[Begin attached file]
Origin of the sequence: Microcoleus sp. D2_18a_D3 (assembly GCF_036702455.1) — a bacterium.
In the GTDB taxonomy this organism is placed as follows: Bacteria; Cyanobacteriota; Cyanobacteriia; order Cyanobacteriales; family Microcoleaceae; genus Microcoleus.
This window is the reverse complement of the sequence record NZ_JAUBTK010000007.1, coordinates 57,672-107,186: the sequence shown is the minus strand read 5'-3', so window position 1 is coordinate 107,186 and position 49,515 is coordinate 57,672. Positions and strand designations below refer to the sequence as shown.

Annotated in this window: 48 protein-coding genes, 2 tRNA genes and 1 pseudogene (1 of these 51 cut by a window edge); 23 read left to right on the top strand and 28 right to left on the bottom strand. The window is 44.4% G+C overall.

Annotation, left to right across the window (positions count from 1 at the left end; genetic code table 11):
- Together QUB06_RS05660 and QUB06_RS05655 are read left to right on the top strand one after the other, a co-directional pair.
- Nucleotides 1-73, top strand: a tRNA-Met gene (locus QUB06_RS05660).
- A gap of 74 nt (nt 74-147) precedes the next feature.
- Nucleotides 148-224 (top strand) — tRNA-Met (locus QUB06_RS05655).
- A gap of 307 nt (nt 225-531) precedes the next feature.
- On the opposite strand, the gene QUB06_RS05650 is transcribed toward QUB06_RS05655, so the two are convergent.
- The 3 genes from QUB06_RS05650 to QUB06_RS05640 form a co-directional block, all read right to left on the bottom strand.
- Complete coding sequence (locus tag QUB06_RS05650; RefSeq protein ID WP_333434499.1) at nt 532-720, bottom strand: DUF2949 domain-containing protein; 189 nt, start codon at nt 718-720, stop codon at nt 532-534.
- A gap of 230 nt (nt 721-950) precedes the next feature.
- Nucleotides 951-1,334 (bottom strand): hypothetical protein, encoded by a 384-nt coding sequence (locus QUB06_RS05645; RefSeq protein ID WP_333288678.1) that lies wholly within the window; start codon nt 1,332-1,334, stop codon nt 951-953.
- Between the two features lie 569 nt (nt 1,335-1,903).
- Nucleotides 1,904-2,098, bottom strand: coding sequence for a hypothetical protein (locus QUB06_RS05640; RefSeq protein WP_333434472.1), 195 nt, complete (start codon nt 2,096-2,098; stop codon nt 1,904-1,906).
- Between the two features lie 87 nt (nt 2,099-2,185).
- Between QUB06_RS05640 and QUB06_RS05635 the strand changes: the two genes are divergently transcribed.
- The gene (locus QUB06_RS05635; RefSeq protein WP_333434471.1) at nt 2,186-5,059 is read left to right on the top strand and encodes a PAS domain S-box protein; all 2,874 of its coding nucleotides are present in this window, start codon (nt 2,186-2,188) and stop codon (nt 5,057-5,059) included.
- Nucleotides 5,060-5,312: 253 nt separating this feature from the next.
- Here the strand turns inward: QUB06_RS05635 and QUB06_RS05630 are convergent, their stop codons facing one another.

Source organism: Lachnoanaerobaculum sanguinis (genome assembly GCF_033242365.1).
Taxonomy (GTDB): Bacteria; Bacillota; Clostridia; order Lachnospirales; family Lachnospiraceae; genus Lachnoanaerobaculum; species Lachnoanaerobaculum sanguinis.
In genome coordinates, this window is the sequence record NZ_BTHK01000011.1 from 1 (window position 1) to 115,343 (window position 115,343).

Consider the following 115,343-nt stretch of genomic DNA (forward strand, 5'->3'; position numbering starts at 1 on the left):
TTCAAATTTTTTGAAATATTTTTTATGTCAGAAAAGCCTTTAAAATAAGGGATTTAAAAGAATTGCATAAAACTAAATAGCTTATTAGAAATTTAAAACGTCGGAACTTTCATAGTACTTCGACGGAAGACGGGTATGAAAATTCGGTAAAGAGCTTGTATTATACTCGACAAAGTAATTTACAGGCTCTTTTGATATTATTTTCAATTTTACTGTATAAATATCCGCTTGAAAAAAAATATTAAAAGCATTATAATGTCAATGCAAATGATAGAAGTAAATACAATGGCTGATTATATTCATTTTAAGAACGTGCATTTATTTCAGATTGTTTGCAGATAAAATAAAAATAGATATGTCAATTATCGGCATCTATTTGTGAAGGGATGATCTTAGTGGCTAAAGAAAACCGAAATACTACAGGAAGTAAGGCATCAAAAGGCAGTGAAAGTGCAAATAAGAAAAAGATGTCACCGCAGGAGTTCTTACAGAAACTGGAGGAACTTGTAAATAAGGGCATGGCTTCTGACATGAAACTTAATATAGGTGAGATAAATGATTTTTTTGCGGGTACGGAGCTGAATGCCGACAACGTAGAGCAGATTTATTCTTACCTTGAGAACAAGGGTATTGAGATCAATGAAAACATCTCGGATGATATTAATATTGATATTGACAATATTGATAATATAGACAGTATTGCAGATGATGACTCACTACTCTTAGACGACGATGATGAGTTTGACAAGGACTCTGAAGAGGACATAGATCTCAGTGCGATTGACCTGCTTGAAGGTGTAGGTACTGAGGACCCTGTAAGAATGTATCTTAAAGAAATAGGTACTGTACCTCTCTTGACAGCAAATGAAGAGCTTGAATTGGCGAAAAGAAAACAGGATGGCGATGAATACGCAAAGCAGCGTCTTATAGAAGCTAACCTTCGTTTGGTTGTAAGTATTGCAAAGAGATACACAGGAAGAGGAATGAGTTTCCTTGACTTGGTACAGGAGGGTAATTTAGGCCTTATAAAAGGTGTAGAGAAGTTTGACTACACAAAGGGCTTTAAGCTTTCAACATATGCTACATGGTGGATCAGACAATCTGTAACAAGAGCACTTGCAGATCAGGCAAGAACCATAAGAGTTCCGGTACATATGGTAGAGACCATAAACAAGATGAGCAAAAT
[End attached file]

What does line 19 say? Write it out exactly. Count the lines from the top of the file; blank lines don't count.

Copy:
- Between QUB06_RS05640 and QUB06_RS05635 the strand changes: the two genes are divergently transcribed.